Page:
Whether you’ve been under a lot of stress lately, you’re experiencing anxiety or depression, or you need help overcoming a difficult event, online therapy can help. It can help you understand the mental blockages that are slowing you down, understand your responses to stressful factors, process the things that influence your behaviour, and develop healthy coping mechanisms that ultimately favour healing. But not all therapy sessions are the same. Depending on the issue you want to address, and several other individual factors, your therapist can suggest a certain type of online therapy or a combination of several therapies. 

 

Types of online therapy

All types of therapy that can be offered face-to-face can also be offered online, and studies have shown that online therapy sessions are just as effective as in-person ones. 

Here are the most common types of online therapy that can have a positive impact on your life:

 

Psychotherapy

Also known as “talk therapy”, psychotherapy is a type of therapy that uses mostly talking to understand underlying emotional challenges and overcome them in your daily life. Psychotherapy is recommended for many issues, including panic disorder, PTSD, anxiety, and self-esteem, and studies have shown that 75% of patients who have received psychotherapy sessions have gained some benefit from them. However, keep in mind that “psychotherapy” is more of an umbrella term, and includes various approaches, depending on the needs of the person receiving treatment.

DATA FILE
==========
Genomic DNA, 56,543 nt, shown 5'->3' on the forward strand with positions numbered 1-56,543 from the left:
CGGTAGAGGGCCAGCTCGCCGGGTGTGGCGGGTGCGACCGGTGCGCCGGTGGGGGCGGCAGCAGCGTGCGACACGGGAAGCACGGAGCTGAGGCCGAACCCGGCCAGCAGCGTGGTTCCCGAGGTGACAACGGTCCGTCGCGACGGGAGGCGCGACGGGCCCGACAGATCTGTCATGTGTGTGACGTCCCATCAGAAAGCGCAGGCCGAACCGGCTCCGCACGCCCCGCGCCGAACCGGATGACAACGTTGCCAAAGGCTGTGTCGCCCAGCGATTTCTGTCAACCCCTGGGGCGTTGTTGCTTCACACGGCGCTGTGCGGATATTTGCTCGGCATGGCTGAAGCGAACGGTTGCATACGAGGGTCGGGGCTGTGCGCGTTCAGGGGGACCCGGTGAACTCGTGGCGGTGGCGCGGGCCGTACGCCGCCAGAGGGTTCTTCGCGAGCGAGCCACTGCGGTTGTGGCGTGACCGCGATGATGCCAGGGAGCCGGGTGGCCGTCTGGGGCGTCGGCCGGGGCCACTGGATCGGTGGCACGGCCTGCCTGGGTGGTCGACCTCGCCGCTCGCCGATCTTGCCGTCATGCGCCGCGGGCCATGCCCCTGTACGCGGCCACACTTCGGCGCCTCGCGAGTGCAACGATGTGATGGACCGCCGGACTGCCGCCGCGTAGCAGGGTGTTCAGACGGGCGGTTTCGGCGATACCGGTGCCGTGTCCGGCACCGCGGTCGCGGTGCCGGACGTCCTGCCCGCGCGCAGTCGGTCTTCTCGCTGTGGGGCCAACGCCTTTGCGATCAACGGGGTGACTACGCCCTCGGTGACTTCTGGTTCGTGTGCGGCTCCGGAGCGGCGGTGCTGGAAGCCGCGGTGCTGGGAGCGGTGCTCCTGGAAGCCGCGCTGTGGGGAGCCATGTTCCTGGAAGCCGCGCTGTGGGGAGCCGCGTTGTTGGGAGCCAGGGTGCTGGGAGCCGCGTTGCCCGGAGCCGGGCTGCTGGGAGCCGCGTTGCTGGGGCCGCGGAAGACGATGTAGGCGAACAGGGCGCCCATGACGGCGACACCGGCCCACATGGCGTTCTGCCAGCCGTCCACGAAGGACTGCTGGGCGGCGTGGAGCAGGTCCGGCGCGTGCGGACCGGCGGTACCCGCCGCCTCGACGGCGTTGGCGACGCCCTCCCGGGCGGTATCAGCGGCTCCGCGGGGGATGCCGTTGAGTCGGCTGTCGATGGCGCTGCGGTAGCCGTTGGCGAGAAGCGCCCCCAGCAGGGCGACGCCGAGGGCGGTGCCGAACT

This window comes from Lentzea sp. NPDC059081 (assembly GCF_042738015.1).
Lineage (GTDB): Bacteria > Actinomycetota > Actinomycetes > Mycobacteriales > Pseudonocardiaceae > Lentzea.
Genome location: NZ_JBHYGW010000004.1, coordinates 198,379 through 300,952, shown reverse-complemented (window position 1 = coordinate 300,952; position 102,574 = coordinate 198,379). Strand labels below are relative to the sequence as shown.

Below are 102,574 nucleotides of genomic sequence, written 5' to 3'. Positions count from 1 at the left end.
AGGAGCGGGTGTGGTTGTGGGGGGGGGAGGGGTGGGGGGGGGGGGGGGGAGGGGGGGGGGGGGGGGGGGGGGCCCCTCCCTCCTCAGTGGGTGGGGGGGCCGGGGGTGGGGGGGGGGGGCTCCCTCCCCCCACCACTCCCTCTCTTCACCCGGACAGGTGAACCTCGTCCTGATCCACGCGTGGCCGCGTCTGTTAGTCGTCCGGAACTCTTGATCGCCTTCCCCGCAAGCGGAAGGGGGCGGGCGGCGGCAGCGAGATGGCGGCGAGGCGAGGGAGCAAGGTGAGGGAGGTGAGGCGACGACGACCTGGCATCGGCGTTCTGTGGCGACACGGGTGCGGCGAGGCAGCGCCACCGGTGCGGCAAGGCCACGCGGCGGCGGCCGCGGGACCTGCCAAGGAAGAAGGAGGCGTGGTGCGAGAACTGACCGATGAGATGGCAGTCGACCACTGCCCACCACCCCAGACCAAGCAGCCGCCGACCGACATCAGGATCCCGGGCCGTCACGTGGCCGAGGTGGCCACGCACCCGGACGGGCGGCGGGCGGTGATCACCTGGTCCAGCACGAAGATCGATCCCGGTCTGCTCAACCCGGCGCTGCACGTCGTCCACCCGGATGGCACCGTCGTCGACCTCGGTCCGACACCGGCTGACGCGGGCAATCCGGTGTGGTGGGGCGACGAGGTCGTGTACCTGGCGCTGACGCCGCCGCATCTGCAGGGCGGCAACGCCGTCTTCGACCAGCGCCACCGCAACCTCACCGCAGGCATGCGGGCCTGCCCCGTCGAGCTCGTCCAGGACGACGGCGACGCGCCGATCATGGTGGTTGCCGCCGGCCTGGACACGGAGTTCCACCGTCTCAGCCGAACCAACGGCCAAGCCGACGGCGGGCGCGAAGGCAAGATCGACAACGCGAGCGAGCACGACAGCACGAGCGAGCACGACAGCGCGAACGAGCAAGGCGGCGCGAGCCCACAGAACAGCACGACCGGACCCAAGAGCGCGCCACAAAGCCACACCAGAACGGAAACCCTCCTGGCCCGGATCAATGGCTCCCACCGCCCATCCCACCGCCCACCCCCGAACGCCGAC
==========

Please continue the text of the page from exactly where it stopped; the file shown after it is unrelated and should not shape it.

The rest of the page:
Cognitive Behavioural Therapy (CBT) 

Cognitive Behavioural Therapy (CBT) is a subcategory of psychotherapy that focuses on identifying and changing the dysfunctional behaviours and destructive thought patterns that affect your wellbeing. CBT can be used for anxiety disorder, addictions, PTSD, OCD, depression, and much more.

 

Gestalt therapy 

Gestalt therapy is a humanistic type of therapy that encourages you to take personal responsibility and live in the present. As part of Gestalt therapy, your therapist will teach you how you can let go of past experiences and focus on the present life. Gestalt therapy is recommended in the treatment of anxiety and depression, but it has also proven successful for low self-esteem, enhancing communication with others, and boosting mindfulness.

   

EDMR

Eye Movement Desensitization and Reprocessing Therapy (EMDR) is a newer type of therapy that uses neither talk therapy nor medication. Instead, the therapist will ask you to follow their fingers as they move in front of your face. These movements reduce the power of memories caused by negative events, which is why EMDR is mostly recommended for PTSD.

  

Mindfulness-based Cognitive Therapy (MCBT)

Mindfulness-based Cognitive Therapy (MBCT) uses mindfulness techniques to help you understand the root of your negative thoughts and control the way you react to them. MBCT has shown excellent results in the management of depression, but it can also work for other mental health concerns too.

 

Art therapy